The Nature And Dynamics Of Psychedelic Crises
Understanding the dynamics of psychedelic experiences is absolutely necessary for effective crisis intervention. A difficult LSD experience, unless it results from a gross abuse of the individual, represents an exteriorization of a potentially pathogenic matrix in the subject's unconscious. If properly handled, a psychedelic crisis has great positive potential and can result in a profound personality transformation. Conversely, an insensitive and ignorant approach can cause psychological damage and lead to chronic psychotic states and years of psychiatric hospitalization.
Before discussing the difficult experiences that occur in psychedelic sessions, their causes, and the principles of crisis intervention, we will summarize our previous discussions about the nature and basic dynamics of the LSD process. LSD does not produce a drug-specific state with certain stereotypical characteristics; it can best be described as a catalyst or amplifier of mental processes that mediates access to hidden recesses of the human mind. As such, it activates deep repositories of unconscious material and brings their content to the surface, making it available for direct experience.
A person taking the drug will not experience an "LSD state" but a fantastic journey into his or her own mind. All the phenomena encountered during this journey—images, emotions, thoughts and psychosomatic processes—should thus be seen as manifestations of latent capacities in the experient's psyche rather than symptoms of "toxic psychosis." In the LSD state the sensitivity to external factors and circumstances is intensified to a great degree. These extraphar-macological influences involve all the factors usually referred to as "set and setting": the subject's understanding of the effects of the drug and purpose of ingestion, their general approach to the experience, and the physical and interpersonal elements of the situation. A difficult LSD experience thus reflects either a pathogenic constellation in the experient's unconscious, traumatic circumstances, or a combination of the two.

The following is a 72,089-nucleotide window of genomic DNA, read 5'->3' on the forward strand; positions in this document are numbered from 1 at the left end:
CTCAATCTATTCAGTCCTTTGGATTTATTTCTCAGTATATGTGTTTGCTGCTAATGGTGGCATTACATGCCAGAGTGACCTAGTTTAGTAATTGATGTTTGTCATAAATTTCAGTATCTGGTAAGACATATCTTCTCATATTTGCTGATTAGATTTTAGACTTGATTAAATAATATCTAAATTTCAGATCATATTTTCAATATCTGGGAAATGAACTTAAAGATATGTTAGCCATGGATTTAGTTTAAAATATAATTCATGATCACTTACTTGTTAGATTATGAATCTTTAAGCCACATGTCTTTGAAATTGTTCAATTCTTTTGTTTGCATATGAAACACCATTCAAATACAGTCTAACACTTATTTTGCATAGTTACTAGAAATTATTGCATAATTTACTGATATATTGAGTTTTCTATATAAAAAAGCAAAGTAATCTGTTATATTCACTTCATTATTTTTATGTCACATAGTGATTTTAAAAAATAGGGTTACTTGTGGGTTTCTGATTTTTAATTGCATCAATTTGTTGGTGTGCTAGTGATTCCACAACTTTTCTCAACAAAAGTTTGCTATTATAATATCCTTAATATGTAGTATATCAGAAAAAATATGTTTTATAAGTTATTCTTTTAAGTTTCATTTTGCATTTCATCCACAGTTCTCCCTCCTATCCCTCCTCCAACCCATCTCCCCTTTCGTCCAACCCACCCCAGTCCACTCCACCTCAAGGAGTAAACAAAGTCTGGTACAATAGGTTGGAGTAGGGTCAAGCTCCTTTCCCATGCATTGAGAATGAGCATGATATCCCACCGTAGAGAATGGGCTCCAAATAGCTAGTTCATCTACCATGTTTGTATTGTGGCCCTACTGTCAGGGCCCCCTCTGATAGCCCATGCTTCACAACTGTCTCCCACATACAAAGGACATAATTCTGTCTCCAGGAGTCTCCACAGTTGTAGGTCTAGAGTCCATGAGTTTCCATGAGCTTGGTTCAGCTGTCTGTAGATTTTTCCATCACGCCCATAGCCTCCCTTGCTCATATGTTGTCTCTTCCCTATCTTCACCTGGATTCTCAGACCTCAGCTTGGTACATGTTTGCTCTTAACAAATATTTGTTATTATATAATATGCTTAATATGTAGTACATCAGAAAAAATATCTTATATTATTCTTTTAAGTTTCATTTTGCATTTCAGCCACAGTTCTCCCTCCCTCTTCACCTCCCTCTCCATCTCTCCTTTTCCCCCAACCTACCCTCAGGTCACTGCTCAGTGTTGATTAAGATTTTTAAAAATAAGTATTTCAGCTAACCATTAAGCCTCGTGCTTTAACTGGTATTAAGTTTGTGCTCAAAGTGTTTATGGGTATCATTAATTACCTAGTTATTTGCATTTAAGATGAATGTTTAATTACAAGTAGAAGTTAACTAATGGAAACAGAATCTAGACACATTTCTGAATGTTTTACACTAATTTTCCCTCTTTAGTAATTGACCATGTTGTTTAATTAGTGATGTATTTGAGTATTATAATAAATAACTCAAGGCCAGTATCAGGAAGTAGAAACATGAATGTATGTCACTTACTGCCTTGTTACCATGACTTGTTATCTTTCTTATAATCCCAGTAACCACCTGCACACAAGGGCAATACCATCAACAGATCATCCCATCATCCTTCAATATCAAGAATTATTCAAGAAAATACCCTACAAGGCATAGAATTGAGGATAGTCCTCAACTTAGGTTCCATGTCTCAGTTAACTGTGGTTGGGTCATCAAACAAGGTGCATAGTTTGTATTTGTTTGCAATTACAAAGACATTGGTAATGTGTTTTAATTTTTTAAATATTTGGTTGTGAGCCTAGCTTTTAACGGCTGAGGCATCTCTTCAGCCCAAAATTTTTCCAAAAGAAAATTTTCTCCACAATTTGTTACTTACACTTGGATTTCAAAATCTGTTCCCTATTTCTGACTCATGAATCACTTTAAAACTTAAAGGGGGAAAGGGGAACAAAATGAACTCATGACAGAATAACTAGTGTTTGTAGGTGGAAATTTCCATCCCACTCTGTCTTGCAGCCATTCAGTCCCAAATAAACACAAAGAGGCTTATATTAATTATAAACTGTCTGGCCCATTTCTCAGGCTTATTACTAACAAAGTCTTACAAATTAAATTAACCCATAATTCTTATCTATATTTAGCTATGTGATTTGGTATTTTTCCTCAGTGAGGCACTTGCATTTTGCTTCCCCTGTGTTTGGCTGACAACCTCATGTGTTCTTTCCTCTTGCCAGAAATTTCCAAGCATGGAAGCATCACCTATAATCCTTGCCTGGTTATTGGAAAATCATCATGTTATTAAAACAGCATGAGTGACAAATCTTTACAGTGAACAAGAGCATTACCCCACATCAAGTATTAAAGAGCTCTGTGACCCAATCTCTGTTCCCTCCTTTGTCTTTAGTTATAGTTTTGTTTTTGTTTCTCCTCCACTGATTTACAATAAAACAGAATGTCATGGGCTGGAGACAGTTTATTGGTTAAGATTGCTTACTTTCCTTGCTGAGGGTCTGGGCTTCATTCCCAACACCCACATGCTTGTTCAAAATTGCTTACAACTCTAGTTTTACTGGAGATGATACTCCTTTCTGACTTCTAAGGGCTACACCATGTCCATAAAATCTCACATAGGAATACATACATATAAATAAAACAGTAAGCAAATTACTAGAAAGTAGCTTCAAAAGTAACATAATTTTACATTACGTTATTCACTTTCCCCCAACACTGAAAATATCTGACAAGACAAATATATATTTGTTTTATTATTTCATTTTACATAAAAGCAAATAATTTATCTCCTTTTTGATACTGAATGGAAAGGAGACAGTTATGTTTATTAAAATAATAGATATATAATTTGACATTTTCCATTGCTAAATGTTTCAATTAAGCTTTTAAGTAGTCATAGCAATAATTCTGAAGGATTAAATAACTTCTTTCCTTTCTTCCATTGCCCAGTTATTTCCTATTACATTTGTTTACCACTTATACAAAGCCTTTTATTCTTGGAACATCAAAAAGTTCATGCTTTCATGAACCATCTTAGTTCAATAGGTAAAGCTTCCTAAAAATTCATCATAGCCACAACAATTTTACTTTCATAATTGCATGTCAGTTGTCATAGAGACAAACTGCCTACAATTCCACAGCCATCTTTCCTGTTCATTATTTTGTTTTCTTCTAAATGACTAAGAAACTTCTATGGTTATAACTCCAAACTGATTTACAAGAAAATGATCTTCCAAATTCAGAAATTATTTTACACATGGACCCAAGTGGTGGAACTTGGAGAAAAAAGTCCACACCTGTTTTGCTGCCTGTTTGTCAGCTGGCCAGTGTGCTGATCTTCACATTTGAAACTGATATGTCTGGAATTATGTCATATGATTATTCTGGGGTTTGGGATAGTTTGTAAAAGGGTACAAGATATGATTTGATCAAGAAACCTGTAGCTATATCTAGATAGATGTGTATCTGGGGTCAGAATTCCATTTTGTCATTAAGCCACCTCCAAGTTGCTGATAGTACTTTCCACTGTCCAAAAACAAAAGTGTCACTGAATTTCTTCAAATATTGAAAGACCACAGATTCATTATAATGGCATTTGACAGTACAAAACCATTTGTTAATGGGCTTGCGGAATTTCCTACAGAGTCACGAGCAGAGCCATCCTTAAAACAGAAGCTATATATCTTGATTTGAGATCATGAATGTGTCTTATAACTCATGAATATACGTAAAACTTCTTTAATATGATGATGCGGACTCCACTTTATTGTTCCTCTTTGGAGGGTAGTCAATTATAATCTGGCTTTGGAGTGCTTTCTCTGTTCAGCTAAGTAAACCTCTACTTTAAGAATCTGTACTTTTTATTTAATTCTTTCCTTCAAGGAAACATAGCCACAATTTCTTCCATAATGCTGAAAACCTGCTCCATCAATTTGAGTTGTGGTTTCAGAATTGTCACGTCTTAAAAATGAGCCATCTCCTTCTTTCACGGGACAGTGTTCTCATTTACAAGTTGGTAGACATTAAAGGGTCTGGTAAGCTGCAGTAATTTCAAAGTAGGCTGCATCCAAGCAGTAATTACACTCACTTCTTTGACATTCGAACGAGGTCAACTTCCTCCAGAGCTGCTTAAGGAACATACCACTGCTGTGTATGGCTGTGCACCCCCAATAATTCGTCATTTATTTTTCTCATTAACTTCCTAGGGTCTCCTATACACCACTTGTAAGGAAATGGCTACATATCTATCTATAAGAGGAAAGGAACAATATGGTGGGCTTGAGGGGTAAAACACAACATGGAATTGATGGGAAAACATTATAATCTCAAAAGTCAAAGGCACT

Ideal conditions for an LSD session involve a simple, safe and beautiful physical environment and an interpersonal situation that is supportive, reassuring and nourishing. Under these circumstances, when disturbing external stimuli are absent, negative LSD experiences can be seen as psychological work on the traumatic areas of one's unconscious. It is essential for the good outcome of an LSD session to keep it internalized and fully experience and express everything that is emerging. Psychedelic sessions in which the subject does not stay with the process tend to create a dysbalance in the basic dynamics of the unconscious. The defense system is weakened by the effect of the drug, but the unconscious material that has been released is not adequately worked through and integrated. Such sessions are conducive to prolonged reactions or to subsequent "flashbacks."
The only way to facilitate the completion and integration of an LSD session in which the experiential gestalt remains unfinished is to continue the uncovering work, with or without psychedelics. It is important to emphasize that the effect of LSD is essentially self-limited; the overwhelming majority of difficult psychedelic experiences reach a resolution quite spontaneously. Actually, those states that are , most dramatic and stormy tend to have the best outcome. The use of tranquillizers in the middle of a psychedelic session is a grave error and may be harmful. It tends to prevent the natural resolution of the difficult emotional or psychosomatic gestalt and to "freeze" the experience in a negative phase. The only constructive approach is to provide basic protection to the subject, and support and facilitate the process; the least one can do is to not interfere with it.